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Article
August 01, 1903

CLASSICAL APHASIA.

JAMA. 1903;XLI(5):316-317. doi:10.1001/jama.1903.04480020024011

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Abstract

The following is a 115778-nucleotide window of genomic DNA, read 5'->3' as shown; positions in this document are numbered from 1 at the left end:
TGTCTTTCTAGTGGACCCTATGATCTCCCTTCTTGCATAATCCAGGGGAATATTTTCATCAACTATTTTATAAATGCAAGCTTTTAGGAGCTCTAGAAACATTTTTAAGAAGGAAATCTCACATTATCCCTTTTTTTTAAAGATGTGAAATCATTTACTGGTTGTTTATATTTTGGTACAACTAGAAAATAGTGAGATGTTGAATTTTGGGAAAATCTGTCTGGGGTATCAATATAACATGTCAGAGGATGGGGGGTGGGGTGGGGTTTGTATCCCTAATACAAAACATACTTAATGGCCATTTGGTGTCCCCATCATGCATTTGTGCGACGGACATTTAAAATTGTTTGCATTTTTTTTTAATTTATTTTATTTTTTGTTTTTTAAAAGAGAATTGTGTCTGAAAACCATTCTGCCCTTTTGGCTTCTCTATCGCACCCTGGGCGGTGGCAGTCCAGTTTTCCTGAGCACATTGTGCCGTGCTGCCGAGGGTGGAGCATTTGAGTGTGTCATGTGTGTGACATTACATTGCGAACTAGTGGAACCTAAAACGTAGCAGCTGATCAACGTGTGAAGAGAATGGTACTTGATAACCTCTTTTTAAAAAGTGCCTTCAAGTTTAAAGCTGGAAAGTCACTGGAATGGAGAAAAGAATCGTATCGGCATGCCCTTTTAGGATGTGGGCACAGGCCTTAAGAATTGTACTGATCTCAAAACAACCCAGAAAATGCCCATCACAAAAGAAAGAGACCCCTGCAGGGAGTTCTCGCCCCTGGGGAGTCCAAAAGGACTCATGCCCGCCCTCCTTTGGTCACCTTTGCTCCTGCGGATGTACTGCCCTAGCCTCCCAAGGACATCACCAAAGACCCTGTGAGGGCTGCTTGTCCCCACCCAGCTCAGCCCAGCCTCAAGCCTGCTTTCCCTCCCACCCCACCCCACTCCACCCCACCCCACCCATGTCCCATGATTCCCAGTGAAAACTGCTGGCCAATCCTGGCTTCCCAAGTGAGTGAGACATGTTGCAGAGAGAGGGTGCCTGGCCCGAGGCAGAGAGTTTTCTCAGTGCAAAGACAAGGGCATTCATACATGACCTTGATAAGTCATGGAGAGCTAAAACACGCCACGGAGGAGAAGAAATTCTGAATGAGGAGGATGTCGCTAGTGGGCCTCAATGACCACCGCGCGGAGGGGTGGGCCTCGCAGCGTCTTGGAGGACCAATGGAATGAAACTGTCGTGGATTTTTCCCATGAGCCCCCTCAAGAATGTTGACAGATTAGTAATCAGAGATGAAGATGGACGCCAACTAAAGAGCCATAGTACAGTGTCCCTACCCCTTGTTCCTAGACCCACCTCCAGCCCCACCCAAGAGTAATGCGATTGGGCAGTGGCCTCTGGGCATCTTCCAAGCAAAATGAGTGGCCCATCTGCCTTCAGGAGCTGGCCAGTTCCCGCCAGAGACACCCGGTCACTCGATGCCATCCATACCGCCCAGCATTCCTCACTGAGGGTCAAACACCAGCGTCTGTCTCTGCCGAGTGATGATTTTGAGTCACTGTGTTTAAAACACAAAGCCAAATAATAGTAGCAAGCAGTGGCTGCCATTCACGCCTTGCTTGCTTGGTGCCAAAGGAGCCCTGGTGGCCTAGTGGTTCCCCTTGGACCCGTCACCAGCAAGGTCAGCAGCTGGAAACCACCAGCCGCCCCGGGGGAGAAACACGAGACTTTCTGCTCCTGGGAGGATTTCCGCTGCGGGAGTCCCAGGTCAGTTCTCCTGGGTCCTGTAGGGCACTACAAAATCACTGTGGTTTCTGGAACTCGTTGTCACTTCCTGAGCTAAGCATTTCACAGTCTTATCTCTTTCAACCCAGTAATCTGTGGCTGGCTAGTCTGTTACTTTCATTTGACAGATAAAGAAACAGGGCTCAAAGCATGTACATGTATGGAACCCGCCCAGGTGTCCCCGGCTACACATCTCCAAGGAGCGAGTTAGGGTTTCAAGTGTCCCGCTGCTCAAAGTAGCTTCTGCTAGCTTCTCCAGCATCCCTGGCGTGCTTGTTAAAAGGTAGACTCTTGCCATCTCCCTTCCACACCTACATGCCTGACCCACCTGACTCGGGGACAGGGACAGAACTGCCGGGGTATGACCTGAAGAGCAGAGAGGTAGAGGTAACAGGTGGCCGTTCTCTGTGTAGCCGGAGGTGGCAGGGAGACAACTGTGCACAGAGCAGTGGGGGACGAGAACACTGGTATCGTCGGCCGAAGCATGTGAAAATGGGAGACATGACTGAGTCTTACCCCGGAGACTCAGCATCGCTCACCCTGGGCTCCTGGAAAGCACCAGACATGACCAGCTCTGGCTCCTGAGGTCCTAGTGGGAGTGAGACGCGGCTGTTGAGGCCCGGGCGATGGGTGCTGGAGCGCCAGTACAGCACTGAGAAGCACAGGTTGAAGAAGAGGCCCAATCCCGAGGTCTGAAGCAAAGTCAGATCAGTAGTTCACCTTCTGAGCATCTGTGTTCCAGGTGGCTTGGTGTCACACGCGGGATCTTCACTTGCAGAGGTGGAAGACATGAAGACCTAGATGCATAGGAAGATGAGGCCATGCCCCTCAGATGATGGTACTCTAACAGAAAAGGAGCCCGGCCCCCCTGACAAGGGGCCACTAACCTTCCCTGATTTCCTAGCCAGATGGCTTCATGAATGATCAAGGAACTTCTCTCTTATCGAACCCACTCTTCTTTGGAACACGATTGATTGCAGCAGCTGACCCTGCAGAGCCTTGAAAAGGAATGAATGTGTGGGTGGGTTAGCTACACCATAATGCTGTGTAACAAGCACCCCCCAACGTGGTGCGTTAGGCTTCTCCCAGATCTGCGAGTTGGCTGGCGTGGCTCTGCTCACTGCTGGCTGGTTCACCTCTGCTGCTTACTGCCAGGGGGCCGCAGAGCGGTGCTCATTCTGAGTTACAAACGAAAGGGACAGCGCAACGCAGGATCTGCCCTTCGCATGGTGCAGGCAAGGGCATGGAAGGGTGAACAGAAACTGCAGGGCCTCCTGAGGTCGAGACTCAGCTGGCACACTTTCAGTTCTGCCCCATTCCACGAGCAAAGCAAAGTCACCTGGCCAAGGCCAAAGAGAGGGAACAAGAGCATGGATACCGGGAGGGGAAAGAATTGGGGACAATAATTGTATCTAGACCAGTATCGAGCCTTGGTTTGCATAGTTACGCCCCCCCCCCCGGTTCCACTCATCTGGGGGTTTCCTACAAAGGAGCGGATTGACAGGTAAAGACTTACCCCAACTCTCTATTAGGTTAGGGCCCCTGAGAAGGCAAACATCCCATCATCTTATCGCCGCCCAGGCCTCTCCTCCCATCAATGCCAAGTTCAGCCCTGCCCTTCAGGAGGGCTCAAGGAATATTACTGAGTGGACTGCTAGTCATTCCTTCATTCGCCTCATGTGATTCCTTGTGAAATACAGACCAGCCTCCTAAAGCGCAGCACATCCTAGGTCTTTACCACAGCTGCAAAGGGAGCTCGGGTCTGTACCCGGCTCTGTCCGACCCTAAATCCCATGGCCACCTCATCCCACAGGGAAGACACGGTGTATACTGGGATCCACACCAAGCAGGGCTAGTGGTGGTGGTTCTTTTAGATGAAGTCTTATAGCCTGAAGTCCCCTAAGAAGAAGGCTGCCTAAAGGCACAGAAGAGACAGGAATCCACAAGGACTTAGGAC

One of the Emerson anecdotes that came out during the recent celebration of the hundredth anniversary of the Concord philosopher's birthday, seems to deserve a place in the memory of American medical men, because it is such a striking illustration of aphasia. Emerson, who had been the greatest master of words in his generation, lost the power of speech as the result of a brain lesion, though he retained much of his power to think with the vigor and distinction of earlier days. A contributor to the June Atlantic illustrates his aphasic condition by retelling the story Emerson told of a carriage ride during which it rained. "After a while the—the—the—the—How do you call what stores up water till it is suddenly—suddenly—what shall I say? Not squeezed out?" "A sponge?" his hearer suggested. "No, no," with the sweetest of smiles and a sweeping motion of the hand up to

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